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phenomenal job. if i can model the state across the country, i would do it so thank you. gov. cooper: thank you. we are very grateful for fema's assistance as well as albie l ewis and the people helping us on the ground. questions for any of us up on -- iv -- any of us on stage? >> there are dozens were couple -- maybe a couple hundred ambulances. does not look a have done anything. are they going to be needed? were they staged in the wrong place? i don't think anyone of us could verify whose ambulances they are. that is the national amulet contract, that is a pre-position aspect to make sure that if anything fails and there is large-scale evacuations of hospitals or assisted living
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facilities. we mobilize a massive amount of ambulances in the state to be ready to support that mission. luckily, we don't have to use them at this point you will find stuff at this stage ready to go because we never know how bad these things will get. it is a guessing game until the florence fully exits the area. good question. thank you. >> gary robertson. you talked about evaluating the dams. how that is going on getting an update, and on how wastewater treatment plans, how would you describe failures of those systems and the dangers they have to people? >> the dams appeared to be holding. the dams are holding and working to have flifere over of dams to
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make sure they are being looked at and analyzed and what the water levels look like. we did have a small dam failure in brunswick county. and what was the other question? we are watching that very carefully. we have a water system failure in southport, but we have parts on the way and we think that will be mitigated shortly. we were worried about the water systems as the waters begin to crest and everybody is watching that as well. and we have equipment on stand by, when you have a water system haven't lly, that we had water systems fail yet. i do know that jones county was having some issues but there was another county with sbrg connect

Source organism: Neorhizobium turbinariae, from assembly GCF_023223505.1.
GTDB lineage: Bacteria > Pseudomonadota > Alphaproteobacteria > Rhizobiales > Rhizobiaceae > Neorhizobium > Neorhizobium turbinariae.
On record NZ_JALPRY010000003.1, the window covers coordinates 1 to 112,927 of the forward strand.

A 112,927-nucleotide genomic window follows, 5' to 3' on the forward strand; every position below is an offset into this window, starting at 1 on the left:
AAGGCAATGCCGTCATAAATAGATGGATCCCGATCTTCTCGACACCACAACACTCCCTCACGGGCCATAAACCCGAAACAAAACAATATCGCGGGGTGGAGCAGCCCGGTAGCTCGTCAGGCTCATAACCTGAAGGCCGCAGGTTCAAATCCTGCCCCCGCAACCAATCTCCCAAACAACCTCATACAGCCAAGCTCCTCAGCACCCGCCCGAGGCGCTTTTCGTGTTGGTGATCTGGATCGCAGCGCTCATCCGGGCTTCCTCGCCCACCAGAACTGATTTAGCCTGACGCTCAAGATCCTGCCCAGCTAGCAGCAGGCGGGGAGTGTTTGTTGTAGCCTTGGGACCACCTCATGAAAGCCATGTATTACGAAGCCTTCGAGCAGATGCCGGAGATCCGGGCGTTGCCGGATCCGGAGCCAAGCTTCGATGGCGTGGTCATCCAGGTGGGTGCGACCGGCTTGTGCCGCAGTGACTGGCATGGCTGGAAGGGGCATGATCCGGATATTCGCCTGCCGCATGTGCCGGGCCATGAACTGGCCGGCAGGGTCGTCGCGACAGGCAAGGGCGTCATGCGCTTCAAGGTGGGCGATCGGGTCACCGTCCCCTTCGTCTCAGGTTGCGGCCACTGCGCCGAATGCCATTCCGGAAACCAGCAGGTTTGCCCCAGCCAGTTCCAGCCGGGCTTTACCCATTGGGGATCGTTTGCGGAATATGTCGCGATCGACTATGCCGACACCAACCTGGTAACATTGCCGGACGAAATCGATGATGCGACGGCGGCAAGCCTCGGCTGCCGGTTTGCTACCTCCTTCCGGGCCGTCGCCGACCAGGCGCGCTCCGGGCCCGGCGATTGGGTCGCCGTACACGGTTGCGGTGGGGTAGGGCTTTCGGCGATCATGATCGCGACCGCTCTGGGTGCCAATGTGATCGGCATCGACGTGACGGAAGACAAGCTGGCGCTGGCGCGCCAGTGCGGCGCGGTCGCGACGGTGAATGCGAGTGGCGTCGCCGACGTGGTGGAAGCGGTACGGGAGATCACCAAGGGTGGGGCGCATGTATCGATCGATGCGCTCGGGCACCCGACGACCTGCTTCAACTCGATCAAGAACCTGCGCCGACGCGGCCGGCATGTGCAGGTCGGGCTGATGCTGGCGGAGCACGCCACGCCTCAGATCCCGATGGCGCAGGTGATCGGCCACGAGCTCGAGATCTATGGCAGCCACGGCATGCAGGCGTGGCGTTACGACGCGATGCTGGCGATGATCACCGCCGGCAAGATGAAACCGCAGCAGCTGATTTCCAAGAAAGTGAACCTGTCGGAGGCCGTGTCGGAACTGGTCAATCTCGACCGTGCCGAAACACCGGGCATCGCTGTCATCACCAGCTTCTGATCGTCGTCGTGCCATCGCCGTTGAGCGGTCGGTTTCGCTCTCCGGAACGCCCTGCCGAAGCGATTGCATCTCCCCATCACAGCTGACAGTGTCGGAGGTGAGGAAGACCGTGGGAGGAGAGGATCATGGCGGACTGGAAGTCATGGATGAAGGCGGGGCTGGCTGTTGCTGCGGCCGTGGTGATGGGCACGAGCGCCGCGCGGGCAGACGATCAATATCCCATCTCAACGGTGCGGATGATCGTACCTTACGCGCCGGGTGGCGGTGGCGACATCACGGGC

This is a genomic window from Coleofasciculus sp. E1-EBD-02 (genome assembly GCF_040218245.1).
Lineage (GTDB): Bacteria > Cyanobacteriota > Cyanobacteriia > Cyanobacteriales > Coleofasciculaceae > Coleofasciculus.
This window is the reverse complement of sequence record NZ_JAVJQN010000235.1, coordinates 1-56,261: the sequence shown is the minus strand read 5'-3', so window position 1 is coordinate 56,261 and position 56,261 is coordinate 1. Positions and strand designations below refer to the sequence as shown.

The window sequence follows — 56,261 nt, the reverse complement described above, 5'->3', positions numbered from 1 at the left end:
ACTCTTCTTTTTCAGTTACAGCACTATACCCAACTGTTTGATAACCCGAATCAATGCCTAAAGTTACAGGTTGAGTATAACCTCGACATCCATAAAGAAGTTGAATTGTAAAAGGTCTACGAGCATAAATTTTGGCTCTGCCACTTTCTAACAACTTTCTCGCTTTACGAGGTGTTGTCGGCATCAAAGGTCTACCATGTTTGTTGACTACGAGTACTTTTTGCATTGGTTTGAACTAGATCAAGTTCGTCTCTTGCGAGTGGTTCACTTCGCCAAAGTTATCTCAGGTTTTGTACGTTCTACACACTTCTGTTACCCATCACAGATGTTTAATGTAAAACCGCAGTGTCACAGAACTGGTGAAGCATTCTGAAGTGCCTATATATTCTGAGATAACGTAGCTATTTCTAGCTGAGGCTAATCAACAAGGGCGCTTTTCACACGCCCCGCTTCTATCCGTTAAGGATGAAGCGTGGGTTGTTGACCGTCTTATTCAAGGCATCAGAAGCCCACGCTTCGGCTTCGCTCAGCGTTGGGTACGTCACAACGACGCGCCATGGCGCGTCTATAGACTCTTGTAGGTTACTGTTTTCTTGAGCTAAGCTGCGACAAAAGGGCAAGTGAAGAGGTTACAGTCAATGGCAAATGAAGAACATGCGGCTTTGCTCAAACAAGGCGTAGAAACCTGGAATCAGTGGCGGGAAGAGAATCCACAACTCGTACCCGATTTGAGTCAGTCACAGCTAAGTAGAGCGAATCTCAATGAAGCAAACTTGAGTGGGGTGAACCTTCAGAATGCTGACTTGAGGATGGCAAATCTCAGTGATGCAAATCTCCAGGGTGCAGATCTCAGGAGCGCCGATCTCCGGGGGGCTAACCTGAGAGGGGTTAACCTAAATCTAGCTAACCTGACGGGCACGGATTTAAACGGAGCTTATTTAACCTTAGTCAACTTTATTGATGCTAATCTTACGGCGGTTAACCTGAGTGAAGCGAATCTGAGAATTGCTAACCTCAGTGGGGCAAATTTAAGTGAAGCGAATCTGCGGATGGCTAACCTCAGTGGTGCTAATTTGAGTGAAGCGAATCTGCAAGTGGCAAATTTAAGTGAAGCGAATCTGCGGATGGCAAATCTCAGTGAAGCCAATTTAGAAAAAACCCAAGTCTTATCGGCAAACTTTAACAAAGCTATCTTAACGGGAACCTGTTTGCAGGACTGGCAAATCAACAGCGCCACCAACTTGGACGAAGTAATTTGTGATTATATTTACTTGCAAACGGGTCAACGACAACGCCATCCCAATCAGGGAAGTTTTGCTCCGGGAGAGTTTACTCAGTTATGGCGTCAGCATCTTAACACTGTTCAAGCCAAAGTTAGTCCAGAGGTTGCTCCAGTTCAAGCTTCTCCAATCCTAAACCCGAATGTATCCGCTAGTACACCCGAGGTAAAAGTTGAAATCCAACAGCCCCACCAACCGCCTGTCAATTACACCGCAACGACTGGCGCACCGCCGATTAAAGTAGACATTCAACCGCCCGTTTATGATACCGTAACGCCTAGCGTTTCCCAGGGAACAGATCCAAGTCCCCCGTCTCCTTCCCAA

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and jones and they turned on those interconnects and maintained the water system. things are working and backup plans are working and no major ssues. indiscernible] >> i don't have an update to the number. you know you can go to report any price gouging. our business community has pulled together and have helped out there are dozens and probably in the hundreds and thousands of smaller businesses have have pitched in to help. most of the business community is doing great work. you will have somebody who will swrilet the price gouging law.
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we are asking people to report them. i know the attorney general is investigating some of them -- as prices being one. indiscernible]